BANGKOK (AFP) – With an intelligence network so good they have been compared to the CIA, Thai street vendors are often first on the scene at “guerilla” democracy protests in Bangkok, where they hawk sour meat and fishballs to a democracy-hungry crowd.
After a government crackdown last week, protest groups have begun keeping the venues for their demonstrations demanding the resignation of Premier Prayut Chan-o-Cha secret until the last minute, in a bid to outsmart authorities.
But protesters have quickly noticed that they are often second on the scene, behind food vendors setting up their carts and readying themselves for a busy night of brisk sales.
Meatball seller Rattapol Sukpa said he stays ahead of the curve by monitoring Facebook for hints of the latest locations, and is in constant contact with other vendors who tip each other off.
“My earnings were good before, but selling at the protest sites, you’d sell out faster than usual,” the 19-year-old told AFP as he set up near Victory Monument. Business has been booming since the protest movement kicked off in July, with the vendors now a regular feature on the sidelines.
A post calling on people to come and rally at a new protest venue on Tuesday carried a picture of a food cart with the caption “Let’s send the CIA there first”.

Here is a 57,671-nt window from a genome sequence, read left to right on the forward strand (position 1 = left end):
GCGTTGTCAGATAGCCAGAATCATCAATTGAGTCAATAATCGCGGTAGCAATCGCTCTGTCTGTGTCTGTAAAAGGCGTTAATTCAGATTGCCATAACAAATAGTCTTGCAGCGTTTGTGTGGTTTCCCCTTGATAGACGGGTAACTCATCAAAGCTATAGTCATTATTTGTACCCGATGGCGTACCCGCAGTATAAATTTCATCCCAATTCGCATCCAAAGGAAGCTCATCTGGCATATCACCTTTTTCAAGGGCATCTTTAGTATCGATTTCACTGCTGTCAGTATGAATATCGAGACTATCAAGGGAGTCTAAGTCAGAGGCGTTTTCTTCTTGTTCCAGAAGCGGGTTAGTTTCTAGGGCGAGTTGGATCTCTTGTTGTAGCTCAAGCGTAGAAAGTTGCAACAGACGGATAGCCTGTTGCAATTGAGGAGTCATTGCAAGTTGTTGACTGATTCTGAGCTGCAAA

The bonanza has also given Rattapol a better work-life balance, he said, enabling him to sell out his entire cart by 8pm instead of the usual midnight closing time.
Protesters are calling for serious changes to Thailand’s status quo but their gatherings also bring a food festival vibe.
Sour meat and rice sausage balls, a delicacy of Thailand’s northeast provinces, hang like beaded necklaces from a street vendor’s push cart, ready to be fried up and served with cabbage in plastic bags.
Also on the menu are hotdogs, soups, cold drinks, pickled fruits and satay sticks.
Some vendors have their cooking stations attached to their motorbikes, making it easier to high-tail to the rally zones.
Selling food to captive crowds often numbering in the tens of thousands is increasingly lucrative, said Anucha Noipan, a fried chicken vendor who used to make USD97 a day and doubled his income to about THB6,000 (USD192) a day.